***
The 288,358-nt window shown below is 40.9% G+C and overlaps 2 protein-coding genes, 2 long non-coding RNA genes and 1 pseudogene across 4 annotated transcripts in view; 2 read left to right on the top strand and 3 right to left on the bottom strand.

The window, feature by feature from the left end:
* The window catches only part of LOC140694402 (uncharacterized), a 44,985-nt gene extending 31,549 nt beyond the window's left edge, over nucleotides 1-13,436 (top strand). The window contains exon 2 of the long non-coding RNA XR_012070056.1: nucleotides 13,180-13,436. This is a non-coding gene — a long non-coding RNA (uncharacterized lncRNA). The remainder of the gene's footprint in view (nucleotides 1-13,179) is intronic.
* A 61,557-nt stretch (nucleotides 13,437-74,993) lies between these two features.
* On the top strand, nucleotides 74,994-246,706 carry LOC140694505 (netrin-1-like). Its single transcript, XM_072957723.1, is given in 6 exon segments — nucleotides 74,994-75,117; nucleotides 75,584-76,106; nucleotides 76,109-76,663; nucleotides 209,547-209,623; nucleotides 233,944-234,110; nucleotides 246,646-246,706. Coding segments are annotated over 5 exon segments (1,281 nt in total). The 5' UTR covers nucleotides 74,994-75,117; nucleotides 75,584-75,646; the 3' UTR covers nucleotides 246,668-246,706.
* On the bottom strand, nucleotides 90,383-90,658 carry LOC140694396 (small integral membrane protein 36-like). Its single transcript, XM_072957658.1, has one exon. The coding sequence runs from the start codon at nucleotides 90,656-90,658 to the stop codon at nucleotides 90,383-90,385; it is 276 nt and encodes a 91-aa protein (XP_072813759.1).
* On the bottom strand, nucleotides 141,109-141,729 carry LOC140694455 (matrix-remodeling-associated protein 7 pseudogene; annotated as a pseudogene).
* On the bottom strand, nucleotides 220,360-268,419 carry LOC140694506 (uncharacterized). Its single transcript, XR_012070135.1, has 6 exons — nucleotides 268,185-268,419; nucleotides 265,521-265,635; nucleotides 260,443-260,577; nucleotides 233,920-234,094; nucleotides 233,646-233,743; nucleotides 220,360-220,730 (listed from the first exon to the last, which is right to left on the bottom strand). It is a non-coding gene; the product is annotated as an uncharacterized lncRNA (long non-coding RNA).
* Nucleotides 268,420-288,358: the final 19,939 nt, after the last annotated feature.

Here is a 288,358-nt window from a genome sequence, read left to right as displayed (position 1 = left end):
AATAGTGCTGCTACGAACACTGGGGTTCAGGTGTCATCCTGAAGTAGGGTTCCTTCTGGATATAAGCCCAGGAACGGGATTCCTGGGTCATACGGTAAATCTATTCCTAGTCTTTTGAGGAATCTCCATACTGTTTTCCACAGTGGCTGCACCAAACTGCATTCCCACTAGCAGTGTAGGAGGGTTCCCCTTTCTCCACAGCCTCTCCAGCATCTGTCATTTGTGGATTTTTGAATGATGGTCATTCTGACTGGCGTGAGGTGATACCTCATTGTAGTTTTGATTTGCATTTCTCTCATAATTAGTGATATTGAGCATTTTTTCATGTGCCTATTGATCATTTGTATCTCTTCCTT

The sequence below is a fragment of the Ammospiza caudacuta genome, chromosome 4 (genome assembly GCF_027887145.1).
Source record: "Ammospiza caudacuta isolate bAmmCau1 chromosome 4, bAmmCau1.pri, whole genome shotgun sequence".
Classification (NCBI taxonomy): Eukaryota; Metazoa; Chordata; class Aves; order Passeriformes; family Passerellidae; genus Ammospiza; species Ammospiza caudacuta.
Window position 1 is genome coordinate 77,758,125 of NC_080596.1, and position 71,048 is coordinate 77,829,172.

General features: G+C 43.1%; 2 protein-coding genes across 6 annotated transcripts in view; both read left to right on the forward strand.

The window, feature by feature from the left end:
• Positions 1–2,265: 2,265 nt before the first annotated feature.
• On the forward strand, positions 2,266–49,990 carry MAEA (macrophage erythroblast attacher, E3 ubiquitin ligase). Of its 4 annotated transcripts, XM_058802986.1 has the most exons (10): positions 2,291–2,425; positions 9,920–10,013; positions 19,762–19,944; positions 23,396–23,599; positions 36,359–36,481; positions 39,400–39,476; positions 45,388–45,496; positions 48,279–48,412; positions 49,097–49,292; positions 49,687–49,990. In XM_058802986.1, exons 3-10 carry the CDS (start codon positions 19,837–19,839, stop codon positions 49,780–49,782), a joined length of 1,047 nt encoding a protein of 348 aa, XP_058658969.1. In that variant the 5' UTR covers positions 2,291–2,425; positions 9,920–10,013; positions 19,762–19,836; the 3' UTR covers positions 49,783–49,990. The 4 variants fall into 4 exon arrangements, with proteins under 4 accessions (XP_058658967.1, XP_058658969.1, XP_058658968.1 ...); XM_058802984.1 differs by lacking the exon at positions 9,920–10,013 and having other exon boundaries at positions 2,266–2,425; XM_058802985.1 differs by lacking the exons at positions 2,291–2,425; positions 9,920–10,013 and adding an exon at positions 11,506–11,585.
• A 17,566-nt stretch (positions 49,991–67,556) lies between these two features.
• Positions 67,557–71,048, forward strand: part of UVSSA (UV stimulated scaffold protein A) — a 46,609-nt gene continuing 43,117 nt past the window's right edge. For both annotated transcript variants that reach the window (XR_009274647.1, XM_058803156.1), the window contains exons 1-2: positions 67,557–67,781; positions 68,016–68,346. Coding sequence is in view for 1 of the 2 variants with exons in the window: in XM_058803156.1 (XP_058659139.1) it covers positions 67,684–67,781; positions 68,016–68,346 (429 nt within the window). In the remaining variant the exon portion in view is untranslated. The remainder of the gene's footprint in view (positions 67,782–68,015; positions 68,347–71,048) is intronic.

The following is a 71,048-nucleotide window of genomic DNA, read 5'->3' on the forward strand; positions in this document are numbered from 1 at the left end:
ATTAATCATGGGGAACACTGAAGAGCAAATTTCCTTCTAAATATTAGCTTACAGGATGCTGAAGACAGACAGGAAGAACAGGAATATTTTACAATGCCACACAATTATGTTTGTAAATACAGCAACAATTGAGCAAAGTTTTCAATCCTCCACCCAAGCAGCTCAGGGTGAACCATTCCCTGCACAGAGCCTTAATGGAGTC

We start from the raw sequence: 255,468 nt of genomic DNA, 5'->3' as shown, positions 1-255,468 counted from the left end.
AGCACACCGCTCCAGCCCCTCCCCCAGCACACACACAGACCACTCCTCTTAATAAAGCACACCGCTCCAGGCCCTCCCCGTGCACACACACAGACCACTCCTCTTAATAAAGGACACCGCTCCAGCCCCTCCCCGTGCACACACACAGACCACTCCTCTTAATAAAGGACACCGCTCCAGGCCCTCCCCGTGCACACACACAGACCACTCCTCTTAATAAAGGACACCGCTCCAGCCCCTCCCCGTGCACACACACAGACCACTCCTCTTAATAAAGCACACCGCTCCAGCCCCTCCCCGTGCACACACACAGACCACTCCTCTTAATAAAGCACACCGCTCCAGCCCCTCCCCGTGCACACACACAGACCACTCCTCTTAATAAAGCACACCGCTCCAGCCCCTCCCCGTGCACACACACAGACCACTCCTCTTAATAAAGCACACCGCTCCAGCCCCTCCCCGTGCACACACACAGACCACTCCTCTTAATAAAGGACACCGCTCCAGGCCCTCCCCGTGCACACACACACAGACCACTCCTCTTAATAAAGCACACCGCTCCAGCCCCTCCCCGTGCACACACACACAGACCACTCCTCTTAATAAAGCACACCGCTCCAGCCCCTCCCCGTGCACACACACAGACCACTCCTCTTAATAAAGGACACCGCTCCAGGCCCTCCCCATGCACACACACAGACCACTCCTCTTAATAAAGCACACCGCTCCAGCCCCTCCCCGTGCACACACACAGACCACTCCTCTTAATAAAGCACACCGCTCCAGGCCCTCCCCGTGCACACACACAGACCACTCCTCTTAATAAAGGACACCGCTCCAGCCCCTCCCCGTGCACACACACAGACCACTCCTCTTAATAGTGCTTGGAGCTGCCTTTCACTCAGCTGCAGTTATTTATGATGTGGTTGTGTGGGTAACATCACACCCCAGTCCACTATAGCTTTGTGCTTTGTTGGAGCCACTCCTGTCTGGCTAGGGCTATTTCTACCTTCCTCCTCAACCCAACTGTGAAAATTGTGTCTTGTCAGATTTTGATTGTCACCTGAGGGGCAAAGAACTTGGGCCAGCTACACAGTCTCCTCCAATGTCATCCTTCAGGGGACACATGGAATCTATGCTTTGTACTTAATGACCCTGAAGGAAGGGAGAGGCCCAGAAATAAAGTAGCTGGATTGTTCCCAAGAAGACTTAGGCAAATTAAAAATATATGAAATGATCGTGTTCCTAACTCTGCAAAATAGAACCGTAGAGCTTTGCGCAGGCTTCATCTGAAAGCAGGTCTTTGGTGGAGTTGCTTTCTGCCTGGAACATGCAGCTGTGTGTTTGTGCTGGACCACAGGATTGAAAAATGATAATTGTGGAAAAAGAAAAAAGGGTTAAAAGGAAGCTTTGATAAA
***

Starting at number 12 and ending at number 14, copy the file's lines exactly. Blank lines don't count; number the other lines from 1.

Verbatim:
The sequence below is a fragment of the Ammospiza caudacuta genome, chromosome 4 (genome assembly GCF_027887145.1).
Source record: "Ammospiza caudacuta isolate bAmmCau1 chromosome 4, bAmmCau1.pri, whole genome shotgun sequence".
Classification (NCBI taxonomy): Eukaryota; Metazoa; Chordata; class Aves; order Passeriformes; family Passerellidae; genus Ammospiza; species Ammospiza caudacuta.